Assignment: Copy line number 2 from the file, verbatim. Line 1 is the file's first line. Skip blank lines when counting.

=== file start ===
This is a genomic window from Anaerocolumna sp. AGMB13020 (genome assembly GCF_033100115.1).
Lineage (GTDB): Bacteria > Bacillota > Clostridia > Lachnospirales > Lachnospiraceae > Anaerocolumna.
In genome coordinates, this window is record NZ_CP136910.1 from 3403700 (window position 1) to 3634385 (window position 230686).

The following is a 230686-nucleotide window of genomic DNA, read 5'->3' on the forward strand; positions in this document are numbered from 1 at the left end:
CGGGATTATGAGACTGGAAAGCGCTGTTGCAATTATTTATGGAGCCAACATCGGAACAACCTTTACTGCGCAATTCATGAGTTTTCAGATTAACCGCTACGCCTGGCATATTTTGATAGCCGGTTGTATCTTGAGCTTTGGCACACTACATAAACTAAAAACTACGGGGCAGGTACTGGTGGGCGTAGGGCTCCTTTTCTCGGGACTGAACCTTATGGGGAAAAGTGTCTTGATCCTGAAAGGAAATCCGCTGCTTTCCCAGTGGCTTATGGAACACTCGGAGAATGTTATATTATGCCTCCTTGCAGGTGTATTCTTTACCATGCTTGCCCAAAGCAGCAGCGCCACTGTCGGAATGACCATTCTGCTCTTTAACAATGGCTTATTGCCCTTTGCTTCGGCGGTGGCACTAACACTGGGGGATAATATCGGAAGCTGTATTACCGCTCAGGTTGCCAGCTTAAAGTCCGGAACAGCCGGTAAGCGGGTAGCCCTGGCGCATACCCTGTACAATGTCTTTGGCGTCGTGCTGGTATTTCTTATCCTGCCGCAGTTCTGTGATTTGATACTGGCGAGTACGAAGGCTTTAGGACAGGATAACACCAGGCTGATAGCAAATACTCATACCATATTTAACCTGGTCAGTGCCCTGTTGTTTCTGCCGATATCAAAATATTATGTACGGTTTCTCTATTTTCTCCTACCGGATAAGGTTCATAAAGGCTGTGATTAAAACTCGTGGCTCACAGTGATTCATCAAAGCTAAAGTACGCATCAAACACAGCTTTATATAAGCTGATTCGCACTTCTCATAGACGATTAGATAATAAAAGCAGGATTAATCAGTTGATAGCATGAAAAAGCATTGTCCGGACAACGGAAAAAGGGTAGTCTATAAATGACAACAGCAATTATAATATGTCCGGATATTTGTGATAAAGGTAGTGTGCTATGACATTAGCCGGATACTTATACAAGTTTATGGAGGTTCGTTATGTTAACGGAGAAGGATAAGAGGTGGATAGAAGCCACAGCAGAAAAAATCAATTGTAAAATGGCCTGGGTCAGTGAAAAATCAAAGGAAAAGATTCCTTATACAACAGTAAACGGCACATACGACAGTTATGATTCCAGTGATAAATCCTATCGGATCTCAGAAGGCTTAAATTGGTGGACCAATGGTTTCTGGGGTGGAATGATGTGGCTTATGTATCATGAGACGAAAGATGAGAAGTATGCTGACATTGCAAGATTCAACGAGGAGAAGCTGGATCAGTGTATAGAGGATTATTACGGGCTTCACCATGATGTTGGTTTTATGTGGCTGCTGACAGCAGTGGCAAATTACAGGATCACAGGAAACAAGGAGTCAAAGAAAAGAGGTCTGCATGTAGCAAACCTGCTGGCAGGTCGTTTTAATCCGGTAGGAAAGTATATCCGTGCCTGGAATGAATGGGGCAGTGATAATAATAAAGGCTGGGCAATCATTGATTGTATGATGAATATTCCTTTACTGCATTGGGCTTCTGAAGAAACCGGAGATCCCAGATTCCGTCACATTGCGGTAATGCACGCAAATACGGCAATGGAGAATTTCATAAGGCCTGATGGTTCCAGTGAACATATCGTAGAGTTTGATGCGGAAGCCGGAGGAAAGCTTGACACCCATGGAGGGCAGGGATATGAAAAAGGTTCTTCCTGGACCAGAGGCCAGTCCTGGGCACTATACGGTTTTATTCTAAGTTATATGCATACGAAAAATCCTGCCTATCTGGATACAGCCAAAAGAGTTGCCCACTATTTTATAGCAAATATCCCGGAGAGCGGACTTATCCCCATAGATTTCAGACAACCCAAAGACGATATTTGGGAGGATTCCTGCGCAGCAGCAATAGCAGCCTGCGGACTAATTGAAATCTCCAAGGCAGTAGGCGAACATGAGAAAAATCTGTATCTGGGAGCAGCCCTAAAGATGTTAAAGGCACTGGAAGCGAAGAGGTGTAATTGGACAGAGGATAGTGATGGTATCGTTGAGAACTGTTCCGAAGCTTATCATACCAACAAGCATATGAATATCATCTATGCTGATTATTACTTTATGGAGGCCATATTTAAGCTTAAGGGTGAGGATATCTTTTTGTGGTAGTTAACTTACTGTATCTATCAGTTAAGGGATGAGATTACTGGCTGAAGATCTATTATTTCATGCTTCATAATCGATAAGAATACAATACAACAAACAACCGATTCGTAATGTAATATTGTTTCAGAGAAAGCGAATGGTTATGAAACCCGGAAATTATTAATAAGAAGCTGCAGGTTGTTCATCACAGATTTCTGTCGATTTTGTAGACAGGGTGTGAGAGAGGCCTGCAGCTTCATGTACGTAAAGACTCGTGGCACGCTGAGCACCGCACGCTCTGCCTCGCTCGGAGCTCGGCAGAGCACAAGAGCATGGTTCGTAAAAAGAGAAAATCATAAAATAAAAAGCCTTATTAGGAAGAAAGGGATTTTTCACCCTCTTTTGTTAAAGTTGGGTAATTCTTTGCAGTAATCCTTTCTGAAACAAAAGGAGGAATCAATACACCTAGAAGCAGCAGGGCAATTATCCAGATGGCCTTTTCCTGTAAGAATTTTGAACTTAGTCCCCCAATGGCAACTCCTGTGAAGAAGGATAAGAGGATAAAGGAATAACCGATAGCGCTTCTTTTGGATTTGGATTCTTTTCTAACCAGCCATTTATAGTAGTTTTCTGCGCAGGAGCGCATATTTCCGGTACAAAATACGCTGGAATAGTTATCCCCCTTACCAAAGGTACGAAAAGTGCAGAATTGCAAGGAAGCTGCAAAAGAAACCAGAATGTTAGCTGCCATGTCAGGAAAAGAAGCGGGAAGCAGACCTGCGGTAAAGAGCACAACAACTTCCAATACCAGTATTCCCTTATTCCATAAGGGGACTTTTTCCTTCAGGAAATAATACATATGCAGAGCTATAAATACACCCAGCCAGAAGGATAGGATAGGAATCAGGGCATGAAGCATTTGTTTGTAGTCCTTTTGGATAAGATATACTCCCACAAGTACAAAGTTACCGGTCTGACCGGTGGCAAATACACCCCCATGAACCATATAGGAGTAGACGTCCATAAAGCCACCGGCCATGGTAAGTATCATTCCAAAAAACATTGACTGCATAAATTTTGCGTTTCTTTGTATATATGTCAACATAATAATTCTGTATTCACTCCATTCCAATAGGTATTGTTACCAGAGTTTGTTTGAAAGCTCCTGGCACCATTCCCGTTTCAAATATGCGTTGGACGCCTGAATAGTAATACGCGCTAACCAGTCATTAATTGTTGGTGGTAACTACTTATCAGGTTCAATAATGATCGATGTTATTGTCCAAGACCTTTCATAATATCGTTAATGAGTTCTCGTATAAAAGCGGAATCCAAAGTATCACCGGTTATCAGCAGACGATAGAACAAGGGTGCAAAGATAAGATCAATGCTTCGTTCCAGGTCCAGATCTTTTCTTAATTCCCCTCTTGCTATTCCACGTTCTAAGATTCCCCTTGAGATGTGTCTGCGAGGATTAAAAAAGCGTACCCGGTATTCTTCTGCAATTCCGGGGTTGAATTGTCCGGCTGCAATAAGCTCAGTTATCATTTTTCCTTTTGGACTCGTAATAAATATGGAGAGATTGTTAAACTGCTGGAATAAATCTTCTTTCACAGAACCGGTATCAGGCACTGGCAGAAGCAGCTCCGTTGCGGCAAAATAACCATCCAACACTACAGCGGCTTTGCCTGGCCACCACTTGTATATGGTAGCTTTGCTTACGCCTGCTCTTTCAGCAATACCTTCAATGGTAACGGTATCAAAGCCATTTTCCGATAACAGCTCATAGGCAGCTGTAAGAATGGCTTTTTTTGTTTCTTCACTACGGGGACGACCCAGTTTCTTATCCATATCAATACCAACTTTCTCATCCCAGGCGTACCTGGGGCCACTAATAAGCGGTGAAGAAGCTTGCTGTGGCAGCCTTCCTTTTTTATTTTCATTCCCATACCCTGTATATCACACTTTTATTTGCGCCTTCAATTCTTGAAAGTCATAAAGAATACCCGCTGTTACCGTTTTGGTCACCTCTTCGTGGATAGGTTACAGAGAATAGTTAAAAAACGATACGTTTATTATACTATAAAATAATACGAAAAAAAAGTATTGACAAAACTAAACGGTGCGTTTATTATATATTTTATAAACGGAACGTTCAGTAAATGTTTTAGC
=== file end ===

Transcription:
Lineage (GTDB): Bacteria > Bacillota > Clostridia > Lachnospirales > Lachnospiraceae > Anaerocolumna.